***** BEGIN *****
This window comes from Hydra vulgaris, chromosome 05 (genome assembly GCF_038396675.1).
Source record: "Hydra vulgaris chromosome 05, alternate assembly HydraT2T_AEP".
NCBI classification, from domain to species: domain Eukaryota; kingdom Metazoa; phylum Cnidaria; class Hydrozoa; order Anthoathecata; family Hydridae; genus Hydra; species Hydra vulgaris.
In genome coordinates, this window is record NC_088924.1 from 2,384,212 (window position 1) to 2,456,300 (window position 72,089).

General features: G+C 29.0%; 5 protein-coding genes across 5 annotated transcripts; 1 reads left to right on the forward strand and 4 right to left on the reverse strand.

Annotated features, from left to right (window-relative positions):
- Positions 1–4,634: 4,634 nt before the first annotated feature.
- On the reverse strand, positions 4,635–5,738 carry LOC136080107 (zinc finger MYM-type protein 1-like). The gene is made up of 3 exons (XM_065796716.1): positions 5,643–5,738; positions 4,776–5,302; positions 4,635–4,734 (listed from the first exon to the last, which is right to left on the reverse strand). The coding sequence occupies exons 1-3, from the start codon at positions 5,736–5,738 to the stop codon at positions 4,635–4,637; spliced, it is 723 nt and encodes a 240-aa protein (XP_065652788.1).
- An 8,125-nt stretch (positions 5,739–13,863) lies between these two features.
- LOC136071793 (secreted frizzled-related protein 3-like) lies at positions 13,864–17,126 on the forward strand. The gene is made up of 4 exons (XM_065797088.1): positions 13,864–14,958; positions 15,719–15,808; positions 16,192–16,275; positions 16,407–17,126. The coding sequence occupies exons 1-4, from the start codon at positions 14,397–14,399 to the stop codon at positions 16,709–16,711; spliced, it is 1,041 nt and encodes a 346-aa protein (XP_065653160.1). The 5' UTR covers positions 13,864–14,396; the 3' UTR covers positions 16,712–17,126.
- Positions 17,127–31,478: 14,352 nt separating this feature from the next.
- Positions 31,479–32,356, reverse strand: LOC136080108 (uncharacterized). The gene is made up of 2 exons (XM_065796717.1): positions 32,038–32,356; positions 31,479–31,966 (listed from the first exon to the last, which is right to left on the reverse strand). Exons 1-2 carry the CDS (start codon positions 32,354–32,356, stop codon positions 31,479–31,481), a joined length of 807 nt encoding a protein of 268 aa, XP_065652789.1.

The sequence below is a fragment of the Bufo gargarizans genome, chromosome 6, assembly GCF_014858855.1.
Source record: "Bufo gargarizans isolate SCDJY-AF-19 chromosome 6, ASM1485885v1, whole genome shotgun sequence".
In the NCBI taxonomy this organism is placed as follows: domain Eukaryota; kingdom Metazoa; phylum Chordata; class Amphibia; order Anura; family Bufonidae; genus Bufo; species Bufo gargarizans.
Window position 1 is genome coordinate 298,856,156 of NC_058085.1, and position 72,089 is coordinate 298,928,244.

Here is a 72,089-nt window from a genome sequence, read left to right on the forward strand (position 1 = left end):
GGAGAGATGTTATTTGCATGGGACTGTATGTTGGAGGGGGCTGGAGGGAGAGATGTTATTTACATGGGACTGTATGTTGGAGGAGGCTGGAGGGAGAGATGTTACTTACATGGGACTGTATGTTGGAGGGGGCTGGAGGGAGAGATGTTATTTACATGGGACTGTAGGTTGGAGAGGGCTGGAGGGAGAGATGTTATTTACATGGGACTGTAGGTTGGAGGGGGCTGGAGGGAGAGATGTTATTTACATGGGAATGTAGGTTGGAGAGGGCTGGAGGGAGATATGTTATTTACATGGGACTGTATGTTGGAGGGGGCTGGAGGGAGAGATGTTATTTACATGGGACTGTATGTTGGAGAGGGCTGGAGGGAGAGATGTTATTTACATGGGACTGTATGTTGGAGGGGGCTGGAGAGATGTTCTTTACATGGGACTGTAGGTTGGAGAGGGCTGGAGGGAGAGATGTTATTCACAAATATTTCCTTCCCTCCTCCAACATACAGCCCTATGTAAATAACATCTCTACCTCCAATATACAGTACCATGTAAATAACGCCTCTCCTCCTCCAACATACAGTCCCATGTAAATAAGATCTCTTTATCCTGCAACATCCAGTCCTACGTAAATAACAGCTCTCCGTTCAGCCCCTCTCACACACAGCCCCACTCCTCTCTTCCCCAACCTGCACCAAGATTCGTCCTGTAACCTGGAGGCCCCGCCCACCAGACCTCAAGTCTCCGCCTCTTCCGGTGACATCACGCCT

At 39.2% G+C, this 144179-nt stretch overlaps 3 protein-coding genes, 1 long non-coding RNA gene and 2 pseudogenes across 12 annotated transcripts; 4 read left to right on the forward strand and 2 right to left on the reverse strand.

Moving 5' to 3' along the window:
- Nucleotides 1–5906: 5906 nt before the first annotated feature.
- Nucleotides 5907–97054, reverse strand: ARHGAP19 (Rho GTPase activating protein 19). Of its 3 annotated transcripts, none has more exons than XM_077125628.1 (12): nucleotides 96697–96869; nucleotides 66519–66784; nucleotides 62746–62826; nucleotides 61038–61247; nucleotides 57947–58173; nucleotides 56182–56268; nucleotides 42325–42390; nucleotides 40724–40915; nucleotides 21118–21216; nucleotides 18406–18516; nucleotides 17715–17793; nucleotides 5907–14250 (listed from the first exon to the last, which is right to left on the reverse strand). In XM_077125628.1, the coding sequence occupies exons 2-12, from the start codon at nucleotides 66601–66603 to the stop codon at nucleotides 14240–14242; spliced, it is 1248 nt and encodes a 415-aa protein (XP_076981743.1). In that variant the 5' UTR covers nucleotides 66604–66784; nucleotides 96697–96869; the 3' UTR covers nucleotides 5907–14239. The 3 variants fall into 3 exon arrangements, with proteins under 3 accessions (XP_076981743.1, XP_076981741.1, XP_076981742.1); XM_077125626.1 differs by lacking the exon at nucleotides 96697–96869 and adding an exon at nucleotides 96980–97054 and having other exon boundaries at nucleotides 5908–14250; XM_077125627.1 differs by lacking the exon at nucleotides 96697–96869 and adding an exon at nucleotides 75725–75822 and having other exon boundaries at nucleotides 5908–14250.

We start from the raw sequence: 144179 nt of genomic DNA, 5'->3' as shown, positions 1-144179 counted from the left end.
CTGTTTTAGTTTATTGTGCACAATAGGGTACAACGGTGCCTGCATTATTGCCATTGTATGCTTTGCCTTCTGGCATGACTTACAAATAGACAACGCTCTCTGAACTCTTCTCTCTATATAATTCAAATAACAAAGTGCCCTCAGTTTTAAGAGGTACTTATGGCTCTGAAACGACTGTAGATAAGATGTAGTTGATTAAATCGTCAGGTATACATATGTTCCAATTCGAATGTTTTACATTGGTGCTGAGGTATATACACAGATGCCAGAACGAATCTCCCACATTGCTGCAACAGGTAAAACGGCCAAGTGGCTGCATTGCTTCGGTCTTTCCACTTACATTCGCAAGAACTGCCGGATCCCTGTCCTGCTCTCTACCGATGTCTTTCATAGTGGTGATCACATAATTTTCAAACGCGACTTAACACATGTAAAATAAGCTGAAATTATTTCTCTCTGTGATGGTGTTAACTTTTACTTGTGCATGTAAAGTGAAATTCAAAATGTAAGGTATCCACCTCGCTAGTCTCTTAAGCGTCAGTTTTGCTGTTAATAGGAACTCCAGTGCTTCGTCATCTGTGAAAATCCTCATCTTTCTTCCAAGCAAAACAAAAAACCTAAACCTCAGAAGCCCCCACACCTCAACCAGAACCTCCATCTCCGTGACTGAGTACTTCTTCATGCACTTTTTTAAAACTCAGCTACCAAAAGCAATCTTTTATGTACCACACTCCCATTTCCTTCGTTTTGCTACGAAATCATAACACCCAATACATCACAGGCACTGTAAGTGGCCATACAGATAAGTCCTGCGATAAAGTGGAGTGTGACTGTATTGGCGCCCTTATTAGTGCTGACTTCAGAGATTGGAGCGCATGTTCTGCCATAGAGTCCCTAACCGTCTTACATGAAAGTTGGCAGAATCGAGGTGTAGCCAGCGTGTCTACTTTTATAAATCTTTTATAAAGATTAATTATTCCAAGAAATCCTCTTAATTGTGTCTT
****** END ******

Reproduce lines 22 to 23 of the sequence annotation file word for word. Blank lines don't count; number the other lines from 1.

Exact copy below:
- Nucleotides 5907–97054, reverse strand: ARHGAP19 (Rho GTPase activating protein 19). Of its 3 annotated transcripts, none has more exons than XM_077125628.1 (12): nucleotides 96697–96869; nucleotides 66519–66784; nucleotides 62746–62826; nucleotides 61038–61247; nucleotides 57947–58173; nucleotides 56182–56268; nucleotides 42325–42390; nucleotides 40724–40915; nucleotides 21118–21216; nucleotides 18406–18516; nucleotides 17715–17793; nucleotides 5907–14250 (listed from the first exon to the last, which is right to left on the reverse strand). In XM_077125628.1, the coding sequence occupies exons 2-12, from the start codon at nucleotides 66601–66603 to the stop codon at nucleotides 14240–14242; spliced, it is 1248 nt and encodes a 415-aa protein (XP_076981743.1). In that variant the 5' UTR covers nucleotides 66604–66784; nucleotides 96697–96869; the 3' UTR covers nucleotides 5907–14239. The 3 variants fall into 3 exon arrangements, with proteins under 3 accessions (XP_076981743.1, XP_076981741.1, XP_076981742.1); XM_077125626.1 differs by lacking the exon at nucleotides 96697–96869 and adding an exon at nucleotides 96980–97054 and having other exon boundaries at nucleotides 5908–14250; XM_077125627.1 differs by lacking the exon at nucleotides 96697–96869 and adding an exon at nucleotides 75725–75822 and having other exon boundaries at nucleotides 5908–14250.

We start from the raw sequence: 144179 nt of genomic DNA, 5'->3' as shown, positions 1-144179 counted from the left end.